“I also asked about a leg for horse-riding, and was very impressed when Abdo suggested that the skiing leg could be adapted for horse-riding. Through the use of a mechanism which ensures an incredibly secure connection, and an ankle that can be adjusted to point in and down, I can now ride without stirrups, canter and control my horse in a way I simply couldn’t have done before. The London Prosthetic Centre is a wonderful place and the level of care, attention and innovation from Abdo and his team was fantastic.

“There has been a major revolution in prosthetics over the past twenty years, and the new developments available are truly transforming the lives of amputees. The beauty of these advancements is that prostheses can now be endlessly adapted. The reason I do so much now is down to people like Abdo and the other prosthetists I’ve had the pleasure of being treated by over the years, who are so patient and creative. I’m very excited about taking on this next challenge on the ski slopes, and will be heading to Xscape at Milton Keynes very soon.”

Consultant Prosthetist, Abdo Haidar, at The London Prosthetic Centre in Kingston upon Thames, said:

“We were determined to develop a prosthesis which would meet Georgy’s exact requirements, and we worked very closely with her for several months, fine tuning the design of the leg at every stage to ensure we did just that. We developed two mechanisms, one which would provide Georgy with the control and manoeuvrability she will need to take to the ski slopes with complete confidence, and another which has been designed to significantly reduce movement, providing her with an exceptional level of stability and balance whilst horse-riding.

“Georgy is a truly remarkable person, who is living life to the full and always taking on new challenges. It’s been a pleasure working with her, and we look forward to seeing her continue to achieve so much.”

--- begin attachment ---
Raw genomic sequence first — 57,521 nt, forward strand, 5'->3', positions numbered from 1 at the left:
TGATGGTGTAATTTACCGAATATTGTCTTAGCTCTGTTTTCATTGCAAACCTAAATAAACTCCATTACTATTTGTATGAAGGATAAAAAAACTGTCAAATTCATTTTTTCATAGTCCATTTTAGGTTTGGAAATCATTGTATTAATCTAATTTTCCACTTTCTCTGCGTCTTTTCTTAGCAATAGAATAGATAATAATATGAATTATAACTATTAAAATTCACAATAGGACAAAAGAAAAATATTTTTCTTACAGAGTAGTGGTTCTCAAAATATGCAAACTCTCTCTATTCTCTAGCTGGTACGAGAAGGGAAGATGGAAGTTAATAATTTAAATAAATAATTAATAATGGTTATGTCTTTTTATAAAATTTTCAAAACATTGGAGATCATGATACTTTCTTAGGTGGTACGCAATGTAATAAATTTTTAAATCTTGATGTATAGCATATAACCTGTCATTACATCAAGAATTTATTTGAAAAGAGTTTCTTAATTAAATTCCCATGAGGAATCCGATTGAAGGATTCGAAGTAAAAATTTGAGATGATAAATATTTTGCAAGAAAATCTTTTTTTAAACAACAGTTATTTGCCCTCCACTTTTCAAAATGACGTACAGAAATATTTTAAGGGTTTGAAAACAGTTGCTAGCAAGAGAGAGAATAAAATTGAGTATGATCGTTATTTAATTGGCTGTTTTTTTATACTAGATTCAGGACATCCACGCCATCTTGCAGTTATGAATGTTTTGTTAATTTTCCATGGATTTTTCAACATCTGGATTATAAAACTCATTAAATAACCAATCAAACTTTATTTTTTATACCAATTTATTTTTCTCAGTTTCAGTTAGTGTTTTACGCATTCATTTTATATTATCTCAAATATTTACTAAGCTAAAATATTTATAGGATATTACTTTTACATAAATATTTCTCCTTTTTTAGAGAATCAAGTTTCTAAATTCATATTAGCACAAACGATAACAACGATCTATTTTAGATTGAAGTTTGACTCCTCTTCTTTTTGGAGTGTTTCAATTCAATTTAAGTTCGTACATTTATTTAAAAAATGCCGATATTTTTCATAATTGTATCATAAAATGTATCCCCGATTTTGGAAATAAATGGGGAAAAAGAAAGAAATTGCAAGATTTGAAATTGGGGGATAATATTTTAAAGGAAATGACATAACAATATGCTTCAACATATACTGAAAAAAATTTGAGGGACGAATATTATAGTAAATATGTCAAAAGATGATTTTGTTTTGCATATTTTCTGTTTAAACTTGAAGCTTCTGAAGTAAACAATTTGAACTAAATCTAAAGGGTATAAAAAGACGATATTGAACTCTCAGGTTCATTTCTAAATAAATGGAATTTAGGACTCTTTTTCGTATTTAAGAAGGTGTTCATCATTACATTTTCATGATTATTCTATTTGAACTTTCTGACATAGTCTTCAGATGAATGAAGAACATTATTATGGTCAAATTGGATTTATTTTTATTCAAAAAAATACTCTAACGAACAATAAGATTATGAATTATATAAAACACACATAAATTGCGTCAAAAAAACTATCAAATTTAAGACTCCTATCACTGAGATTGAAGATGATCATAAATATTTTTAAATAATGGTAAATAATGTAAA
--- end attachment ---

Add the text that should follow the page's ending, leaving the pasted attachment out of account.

The London Prosthetic Centre is the only facility in London to provide cutting-edge prosthetic care within a private facility equipped with a modern workshop and silicone facilities. It is a division of RSL Steeper, which was founded in 1921, and is one of the largest suppliers of prosthetic, orthotic and assistive care in the world.

For further information, please visit: www.thelondonprosthetics.com

1 Comment on "Amputee wonder woman set to embark on next challenge"

  1. margaret Hutcherson | 25 June, 2014 at 10:42 am | Reply

    I was thrilled to see your article regarding the achievements of Georgy Evans realising that she was the little girl I tried to help on that escalator 45 years ago. I was working as a menswear sales assistant at Barkers that day and rushed up the escalators when I heard those awful screams. Even as a first aider there was little I could do until the doctors from St Mary Abbots arrived along with the fire brigade. I stayed with her Mummy for a while. As a young Mum then, with a little girl the same age I was quite tramatised myself. However I always wondered what became of that brave little Georgy and am therefore so proud of her academic and physical achievements.
    I would like you to convey this message to Georgy with gratitude.